Innate Immune Cells

You may recall from our last post that innate immunity refers to the protective systems that organisms have developed that don’t require the organism to have seen a pathogen to respond to it. In this post, we’ll dive a little deeper into what innate immunity looks like in humans, focusing on some of my favorite innate immune cells.

Macrophages

Macrophages are the street-sweepers of the body; they clean up dead cell detritus, foreign particles, and aberrant cells like cancer cells that lack markers of happy, healthy cells. The name macrophage means “large eater” in Greek, and that is an appropriate description, as this cleaning happens when macrophages engulf suspicious particles and break them down inside the cell.

The routine cleaning that macrophages do also plays a critical role in surveilling for and rallying the immune system against foreign invaders. When a macrophage ingests a pathogen or pieces of a pathogen-- for example, a viral particle-- it breaks down the proteins into small fragments and presents those in special complexes on the surface of the macrophage. The complex is called an MHC class II complex, and you can think of it as a little hand on the outside of the cell, holding out a captured protein fragment. T cells from the adaptive immune system scan these MHC class II complexes, and if the presented protein fragment matches the T cell’s receptor (more on that next time), the T cell becomes activated and releases inflammatory chemicals that signal to the rest of the immune system, “I have found a foreign particle! Attack!” We sometimes use the metaphor of a “lock and key”-- the combination of the MHC class II complex and the protein fragment are a “key” with a particular shape, and if they fit into the “lock” (T cell receptor), an entire signaling cascade is triggered, and the adaptive immune response is rallied against the owners of the offending proteins.

This role in initiating adaptive immune responses proves critical to successful defense against pathogens, and genetic mutations that result in ineffective or absent macrophages are fatal. On the other hand, you can have too much macrophage activation, and overactive macrophages have been tied to metabolic disorders such as type 2 diabetes.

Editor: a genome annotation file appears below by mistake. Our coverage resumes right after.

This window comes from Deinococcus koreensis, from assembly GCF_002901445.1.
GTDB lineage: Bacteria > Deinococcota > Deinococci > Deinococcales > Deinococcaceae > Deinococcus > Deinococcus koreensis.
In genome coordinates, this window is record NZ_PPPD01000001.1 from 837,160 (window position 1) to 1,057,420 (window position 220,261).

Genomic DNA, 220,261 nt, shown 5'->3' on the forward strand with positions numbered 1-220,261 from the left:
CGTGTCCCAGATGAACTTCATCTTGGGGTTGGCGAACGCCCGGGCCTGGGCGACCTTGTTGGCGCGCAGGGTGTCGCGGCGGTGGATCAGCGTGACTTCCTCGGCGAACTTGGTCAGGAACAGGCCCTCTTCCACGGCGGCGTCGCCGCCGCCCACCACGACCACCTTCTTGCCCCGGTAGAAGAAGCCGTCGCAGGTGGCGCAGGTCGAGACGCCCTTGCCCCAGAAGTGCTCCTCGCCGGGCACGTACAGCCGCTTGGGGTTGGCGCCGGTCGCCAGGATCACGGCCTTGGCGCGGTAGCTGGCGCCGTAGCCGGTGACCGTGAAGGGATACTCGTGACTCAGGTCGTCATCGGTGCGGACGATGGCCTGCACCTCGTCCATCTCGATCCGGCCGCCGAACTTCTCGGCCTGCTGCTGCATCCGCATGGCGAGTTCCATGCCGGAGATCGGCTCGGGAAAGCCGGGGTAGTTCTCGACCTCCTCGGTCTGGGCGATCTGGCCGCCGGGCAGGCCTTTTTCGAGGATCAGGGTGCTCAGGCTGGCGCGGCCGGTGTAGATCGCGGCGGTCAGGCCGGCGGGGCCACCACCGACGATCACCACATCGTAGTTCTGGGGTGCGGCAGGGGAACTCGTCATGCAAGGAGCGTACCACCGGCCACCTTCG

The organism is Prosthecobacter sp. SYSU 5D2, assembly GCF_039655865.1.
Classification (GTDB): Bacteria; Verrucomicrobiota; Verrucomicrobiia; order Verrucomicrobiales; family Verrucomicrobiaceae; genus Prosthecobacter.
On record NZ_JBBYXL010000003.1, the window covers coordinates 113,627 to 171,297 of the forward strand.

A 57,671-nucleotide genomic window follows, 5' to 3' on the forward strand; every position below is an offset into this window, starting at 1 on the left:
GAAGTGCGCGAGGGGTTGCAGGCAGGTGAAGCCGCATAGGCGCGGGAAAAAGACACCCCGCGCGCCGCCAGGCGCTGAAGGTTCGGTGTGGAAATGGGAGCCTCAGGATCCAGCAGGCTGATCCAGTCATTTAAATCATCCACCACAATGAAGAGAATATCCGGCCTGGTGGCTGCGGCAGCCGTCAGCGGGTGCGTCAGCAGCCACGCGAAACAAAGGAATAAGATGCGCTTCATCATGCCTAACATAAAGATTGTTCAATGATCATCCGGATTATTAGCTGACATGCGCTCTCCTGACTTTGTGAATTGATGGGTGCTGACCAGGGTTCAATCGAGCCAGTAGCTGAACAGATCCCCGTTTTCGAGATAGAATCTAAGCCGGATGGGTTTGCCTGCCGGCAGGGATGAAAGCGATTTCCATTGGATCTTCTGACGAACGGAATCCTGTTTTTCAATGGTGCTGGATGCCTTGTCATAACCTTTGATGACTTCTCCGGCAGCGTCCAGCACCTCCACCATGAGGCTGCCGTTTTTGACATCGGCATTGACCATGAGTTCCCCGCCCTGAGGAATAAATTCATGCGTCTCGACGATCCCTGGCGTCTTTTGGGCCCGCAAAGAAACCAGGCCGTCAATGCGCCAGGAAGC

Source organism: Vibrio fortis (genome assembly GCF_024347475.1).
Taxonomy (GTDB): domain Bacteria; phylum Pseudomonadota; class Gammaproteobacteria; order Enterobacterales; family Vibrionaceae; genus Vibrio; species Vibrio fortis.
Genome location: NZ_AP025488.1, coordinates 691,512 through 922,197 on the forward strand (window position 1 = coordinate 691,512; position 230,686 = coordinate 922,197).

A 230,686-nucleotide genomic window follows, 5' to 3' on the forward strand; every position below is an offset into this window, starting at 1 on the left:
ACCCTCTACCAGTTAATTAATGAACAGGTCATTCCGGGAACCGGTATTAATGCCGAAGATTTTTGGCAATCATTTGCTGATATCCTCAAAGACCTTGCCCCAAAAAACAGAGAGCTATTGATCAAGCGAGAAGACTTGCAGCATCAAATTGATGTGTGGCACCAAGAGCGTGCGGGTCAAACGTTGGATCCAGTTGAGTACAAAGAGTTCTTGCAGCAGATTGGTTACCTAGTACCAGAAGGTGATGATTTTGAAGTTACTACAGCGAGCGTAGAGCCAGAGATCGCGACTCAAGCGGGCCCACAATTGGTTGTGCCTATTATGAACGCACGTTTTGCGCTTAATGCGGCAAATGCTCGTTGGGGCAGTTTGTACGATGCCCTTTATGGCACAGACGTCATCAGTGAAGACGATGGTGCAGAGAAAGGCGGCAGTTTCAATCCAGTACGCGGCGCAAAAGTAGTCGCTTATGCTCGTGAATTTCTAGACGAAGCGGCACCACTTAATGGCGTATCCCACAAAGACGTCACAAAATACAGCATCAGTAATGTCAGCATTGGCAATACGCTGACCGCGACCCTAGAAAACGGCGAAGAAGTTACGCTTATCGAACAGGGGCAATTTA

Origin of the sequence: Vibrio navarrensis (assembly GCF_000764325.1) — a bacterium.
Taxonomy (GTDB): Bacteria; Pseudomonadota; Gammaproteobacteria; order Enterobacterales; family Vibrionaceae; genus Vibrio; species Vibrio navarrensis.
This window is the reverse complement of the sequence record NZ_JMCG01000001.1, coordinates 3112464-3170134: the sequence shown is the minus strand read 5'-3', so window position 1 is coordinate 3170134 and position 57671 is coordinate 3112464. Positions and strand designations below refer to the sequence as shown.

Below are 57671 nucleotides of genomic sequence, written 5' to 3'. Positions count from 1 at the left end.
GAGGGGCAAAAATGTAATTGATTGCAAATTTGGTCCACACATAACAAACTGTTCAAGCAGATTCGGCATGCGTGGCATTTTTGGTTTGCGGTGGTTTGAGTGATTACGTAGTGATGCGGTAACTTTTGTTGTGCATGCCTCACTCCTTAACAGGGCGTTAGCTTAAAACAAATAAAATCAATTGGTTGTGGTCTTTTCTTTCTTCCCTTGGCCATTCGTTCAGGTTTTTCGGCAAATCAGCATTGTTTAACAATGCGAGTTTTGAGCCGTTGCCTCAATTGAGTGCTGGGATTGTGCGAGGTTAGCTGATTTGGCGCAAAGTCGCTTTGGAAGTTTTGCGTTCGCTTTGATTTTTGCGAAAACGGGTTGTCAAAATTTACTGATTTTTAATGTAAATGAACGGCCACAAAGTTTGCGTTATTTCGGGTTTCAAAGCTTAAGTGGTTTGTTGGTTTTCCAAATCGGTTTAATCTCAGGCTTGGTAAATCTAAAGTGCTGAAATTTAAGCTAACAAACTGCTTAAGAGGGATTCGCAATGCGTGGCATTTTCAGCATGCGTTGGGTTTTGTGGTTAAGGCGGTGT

A colorized electron scanning microscope image of a macrophage.

The macrophage presents protein fragments to T cells in its MHC class II complex.

Natural Killer cells

Natural Killer cells (NK cells) have perhaps the coolest name of any immune cells, and their key advantage is making us all fondly recall Woody Harrelson and Juliette Lewis. Just kidding. NK cells play a critical role in defending the body against cancerous cells and virus-infected cells.

To understand how NK cells do this, let’s first step back again to macrophages and T cells. We said that macrophages present MHC class II complexes that T cells recognize much like a “lock and key.” There is a similar complex, called MHC class I, that is present on the surface of all cells throughout the body. In another post, we will discuss how MHC class I operates to trigger T cell killing of infected cells, but the important detail here is that many viruses try to escape T cell killing of their host cell by hiding MHC complexes. This means of escaping immune recognition would be very effective and likely deadly-- except that NK cells step in to save the day. Specifically, NK cells kill cells that don’t have any MHC class I complexes on their surfaces. This allows NK cells to identify and target cells that are not “self,” like bacteria, and also cells that are “self” but have been compromised, like virus-infected cells that have hidden their MHC class I complexes.

This killing is innate in that it doesn’t require previous activation or recognition of particular pathogens, and, as a result, NK cells are some of the first responders in many viral infections. During the first few days of an infection, NK cells lead the attack on infected cells, buying time for the adaptive immune system to expand pools of responding T cells and mount a response.


Other innate immune cells

Macrophages and Natural Killer cells are just two of many types of innate immune cells that all play roles in maintaining a happy immune equilibrium. Monocytes, eosinophils, neutrophils, microglia-- the list goes on, and while we won’t cover those today, hopefully macrophages and NK cells give you a flavor for what innate immune cells do, and we can dig in deeper as we learn more.

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